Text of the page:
Real Estate News

El Portal: a hamlet haven, right in the city

Realtor Ines Hegedus-Garcia at the El Portal city park.
Realtor Ines Hegedus-Garcia at the El Portal city park. cjuste@miamiherald.com

Buying a home in South Florida is easier now than in recent years — sort of. To aide you in your search, we updated our interactive tool that enables you to search for ZIP Codes where median home values match your budget, then easily review school ratings and safety statistics.

Still, the data doesn’t match the on-the-ground reality in every case, and that means attractive pockets can get lost. We’ve highlighted seven lesser-known neighborhoods in our "How to Buy a Home" guide that appeal to different types of buyers. Here is one of them:

In 1937, three adjacent neighborhoods were combined and incorporated as the village of El Portal. Today the residential enclave less than a half-mile in area offers both easy access and sanctuary from the bustle of Wynwood, the Design District and the swiftly developing Biscayne Corridor of Miami’s Upper Eastside.

El Portal has no downtown or commercial district; for that, residents go a few blocks north to Miami Shores. What it does have, says Realtor Ines Hegedus-Garcia, is a dense canopy of oaks draped with Spanish moss in Sherwood Forest Park, and the Little River Mound, an ancient Tequesta Indian burial ground.

As a designated bird sanctuary, El Portal boasts an abundance of bird life. On a recent neighborhood drive, a flock of peacocks strutted in front of a 1900s house made of Dade County pine; a flock of pale pink ibis perched on nearby telephone wire.

With its protected trees and historic single family homes, the neighborhood has a lush and charming subtropical aesthetic with growing curb appeal, thanks to a renewal in code enforcement, Hegedus-Garcia says.

Lot sizes range from 6,000 to 19,000 square feet, dotted with single-family homes ranging from architecturally significant cottages to Mediterranean Revival and Miami Modern (MiMo) styles built from the 1930s through ’50s. Couples, young families, empty nesters and singles make up the population that, according to 2015 estimates, numbered about 2,500, with a median age of 41.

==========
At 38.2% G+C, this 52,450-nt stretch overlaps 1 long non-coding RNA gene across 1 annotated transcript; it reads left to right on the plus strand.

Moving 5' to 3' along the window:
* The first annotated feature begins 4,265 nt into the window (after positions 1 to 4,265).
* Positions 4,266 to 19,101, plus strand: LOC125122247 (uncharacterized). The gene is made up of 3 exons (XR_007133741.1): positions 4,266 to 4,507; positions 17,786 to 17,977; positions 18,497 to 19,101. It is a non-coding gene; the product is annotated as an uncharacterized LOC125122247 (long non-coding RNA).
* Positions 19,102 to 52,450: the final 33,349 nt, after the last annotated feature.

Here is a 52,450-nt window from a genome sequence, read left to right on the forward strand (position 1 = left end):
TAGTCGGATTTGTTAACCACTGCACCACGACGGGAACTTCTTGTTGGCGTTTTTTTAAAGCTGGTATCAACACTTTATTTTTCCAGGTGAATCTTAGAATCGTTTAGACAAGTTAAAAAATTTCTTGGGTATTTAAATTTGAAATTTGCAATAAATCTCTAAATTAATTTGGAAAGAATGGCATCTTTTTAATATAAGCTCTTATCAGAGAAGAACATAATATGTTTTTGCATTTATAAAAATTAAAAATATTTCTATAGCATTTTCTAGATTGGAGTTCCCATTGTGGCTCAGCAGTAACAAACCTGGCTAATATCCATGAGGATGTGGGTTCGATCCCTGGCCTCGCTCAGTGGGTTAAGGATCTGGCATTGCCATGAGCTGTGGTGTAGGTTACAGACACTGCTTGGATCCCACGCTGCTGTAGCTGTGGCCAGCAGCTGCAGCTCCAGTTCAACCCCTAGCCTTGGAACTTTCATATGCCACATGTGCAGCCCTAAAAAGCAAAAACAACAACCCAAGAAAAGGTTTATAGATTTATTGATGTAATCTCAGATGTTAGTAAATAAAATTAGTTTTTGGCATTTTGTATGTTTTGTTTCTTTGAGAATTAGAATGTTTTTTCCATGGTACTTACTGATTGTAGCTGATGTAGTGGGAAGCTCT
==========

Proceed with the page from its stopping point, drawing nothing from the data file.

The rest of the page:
“It’s a strong starter-salary neighborhood,” Hegedus-Garcia says.

 
 

Though ZIP code analysis puts the median value at $157,000, that takes into account properties outside the village. The 20 homes in El Portal that sold in 2016 had a median sales price of $420,000; 20 homes now on the market range from $349,900 to $1.6 million, according to Hegedus-Garcia’s Multiple Listing Service (MLS) analysis, which she publishes on her real estate blog miamism.com.

“The market hasn’t stabilized in El Portal,” Hegedus-Garcia says. “Home values will continue to increase conservatively according to demand. Buyers can come into a completely remodeled home and pay top dollar or, for those willing to invest in a fixer upper, they’ll spend less up front. There’s not a lot of flipping going on in the neighborhood, which is good for a strong market.”

El Portal

Location: Between Biscayne Boulevard and Interstate 95, from North 86th to North 91st streets (just south of Miami Shores)

ZIP code: 33150

Median value: $420,000 (2016 sales)

Value increase: 16 percent (over the last year)

Best for: Couples without children; singles; families with children younger than school age

School ratings: Below average/poor

Crime: Medium

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